Morrison aims to have officer in schools after holiday break
MORRISON – A referendum to increase the police levy was an important piece of the police department’s immediate staffing objectives, but despite its failure last week, the plan remains intact.
The department wants to add two officers, but one would be devoted primarily to the Morrison school district. The city had said that the school resource officer plan would move ahead regardless of what happened with the referendum on Nov. 6.
The referendum failed, with 53.81 percent of the voters blocking it.
The department has six full-time officers, but wants to bump up the force to eight, including the shared SRO. Voters were told that the eighth officer would not be possible without the increase in the police levy, and officials stand by that assessment.
The cost of an additional officer has been estimated to come in between $66,000 and $77,000, including benefits.
Negotiations on the school officer have stalled a bit, but the city is confident an agreement will soon be finalized.
“We’re still working on the details, but we’re aiming to have the officer in the school district in January, after the winter break,” Chief Brian Melton said.
The biggest sticking point is the cost breakdown for the officer. The City Council has approved an agreement that calls for the school district to pick up 70 percent and the city 30 percent. The ratio is made more complicated by costs that go beyond salary, and the school district is still in discussions.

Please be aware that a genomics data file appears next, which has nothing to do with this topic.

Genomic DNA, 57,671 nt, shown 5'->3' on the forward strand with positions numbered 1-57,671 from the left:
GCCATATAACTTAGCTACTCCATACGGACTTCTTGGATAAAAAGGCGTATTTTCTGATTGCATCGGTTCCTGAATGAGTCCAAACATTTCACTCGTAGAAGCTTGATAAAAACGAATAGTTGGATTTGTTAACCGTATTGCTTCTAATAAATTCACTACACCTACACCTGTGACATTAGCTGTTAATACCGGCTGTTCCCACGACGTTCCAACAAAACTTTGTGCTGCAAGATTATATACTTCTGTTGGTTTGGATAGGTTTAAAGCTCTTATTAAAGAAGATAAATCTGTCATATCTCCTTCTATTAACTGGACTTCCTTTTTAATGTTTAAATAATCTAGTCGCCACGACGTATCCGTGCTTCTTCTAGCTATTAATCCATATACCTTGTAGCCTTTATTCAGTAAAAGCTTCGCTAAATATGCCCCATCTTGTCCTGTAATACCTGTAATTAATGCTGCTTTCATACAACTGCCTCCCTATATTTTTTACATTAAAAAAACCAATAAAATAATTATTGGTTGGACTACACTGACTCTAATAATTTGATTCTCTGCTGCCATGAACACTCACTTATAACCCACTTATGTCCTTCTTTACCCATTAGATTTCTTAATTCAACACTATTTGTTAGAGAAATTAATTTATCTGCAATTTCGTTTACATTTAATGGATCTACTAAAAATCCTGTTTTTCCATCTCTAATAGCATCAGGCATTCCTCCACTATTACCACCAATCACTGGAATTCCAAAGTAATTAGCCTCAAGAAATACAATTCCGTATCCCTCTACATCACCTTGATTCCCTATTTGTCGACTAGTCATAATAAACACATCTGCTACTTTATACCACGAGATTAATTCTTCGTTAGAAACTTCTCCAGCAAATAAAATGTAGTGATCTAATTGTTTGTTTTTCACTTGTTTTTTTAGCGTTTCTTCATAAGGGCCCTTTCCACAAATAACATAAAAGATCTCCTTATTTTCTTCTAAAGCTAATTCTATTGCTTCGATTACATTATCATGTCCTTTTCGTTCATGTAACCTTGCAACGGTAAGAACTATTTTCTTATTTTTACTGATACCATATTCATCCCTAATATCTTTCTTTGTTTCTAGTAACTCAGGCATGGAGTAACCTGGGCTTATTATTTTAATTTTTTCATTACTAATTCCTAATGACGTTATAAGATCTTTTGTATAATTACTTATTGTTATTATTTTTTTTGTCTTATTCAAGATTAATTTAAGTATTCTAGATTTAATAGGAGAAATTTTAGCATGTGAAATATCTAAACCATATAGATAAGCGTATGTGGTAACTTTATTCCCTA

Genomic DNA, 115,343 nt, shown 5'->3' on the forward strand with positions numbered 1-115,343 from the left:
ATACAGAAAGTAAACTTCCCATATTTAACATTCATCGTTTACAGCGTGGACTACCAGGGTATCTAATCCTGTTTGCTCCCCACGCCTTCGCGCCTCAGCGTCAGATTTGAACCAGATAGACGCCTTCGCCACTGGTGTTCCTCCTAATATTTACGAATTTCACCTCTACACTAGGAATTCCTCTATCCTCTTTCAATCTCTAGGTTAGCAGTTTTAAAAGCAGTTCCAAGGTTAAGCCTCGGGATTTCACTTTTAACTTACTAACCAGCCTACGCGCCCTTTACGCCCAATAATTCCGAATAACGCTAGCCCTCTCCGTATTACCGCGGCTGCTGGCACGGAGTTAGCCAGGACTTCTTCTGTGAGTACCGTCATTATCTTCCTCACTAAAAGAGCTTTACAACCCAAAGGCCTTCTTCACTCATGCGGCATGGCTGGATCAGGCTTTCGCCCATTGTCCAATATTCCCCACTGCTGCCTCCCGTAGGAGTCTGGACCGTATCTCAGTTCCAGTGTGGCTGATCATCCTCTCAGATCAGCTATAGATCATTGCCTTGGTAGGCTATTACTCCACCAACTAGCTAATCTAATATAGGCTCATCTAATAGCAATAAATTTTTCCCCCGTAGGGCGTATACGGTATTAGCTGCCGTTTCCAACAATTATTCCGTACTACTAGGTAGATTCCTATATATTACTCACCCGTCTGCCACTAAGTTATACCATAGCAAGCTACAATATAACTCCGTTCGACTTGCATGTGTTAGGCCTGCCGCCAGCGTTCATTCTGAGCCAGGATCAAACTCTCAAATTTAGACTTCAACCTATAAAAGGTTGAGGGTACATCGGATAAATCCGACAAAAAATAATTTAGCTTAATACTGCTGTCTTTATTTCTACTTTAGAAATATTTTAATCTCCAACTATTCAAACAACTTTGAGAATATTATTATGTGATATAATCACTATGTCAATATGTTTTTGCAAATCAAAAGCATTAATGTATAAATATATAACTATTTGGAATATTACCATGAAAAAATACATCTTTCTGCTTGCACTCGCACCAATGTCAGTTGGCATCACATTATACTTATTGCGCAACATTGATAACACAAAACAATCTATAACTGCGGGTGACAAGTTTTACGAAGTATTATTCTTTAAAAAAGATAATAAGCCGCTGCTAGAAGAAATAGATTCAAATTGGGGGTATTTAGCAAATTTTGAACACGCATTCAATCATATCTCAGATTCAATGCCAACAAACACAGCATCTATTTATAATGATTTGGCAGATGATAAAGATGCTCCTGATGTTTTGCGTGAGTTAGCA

“There are associated costs such as equipment and training, and that’s the part we’re working hard on now,” Melton said.
An addendum would have to be approved each year for policing extracurricular activities. The city’s plan for the first agreement would be for the officer’s salary to include 14 events. No overtime would be built in for any additional activities.
The police department isn’t ready to give up on adding an eighth officer, this one solely for its use. That means taking another crack at getting the police levy increase, and those efforts are underway. The deadline for getting the question on the April 2 ballot is Jan. 14.
The council discussed that possibility at its Nov. 13 meeting, but no vote was taken. The city doesn’t foresee any changes in its budget that would allow the position to be funded in any other manner.
“We’re going to help pay for the school resource officer, and the general fund budget is so tight that it’s hard to see any other path than the tax increase to adding an officer,” City Administrator Barry Dykhuizen said.
Mayor Everett Pannier is looking at getting the referendum on the agenda for action at the Dec. 10 council meeting.
The chief was disappointed by the referendum results, but the voting margin has him feeling optimistic for another try.
“I think residents understand the need for another officer, but raising taxes is always a tough sell,” Melton said. “Morrison residents have been asked to do a lot lately, but we’ll keep trying to educate and hope that they see this is well worth it.”
The department lost its seventh officer nearly 9 years ago, while service calls continue to go up.
The police department has an annual budget of about $500,000, but the city’s police levy is at the top of the state’s cap of .075 percent. At that rate, the city’s levy brings in only about $45,000 a year.
It was challenging to get voters to understand that while the referendum increase language must read that that the ceiling is raised to .60 percent, the city wouldn’t need anything close to that to fund the officer.
“I think the verbiage certainly made it more difficult to get this referendum passed,” Dykhuizen said. “It says the increase is up to that amount, but the council later decides exactly how much is needed.”
Melton estimates that the new hire could be made with a levy increase of 0.225 percent. Using that number, the owner of a $100,000 home would have seen an increase of between $60 and $75 to their annual tax bill.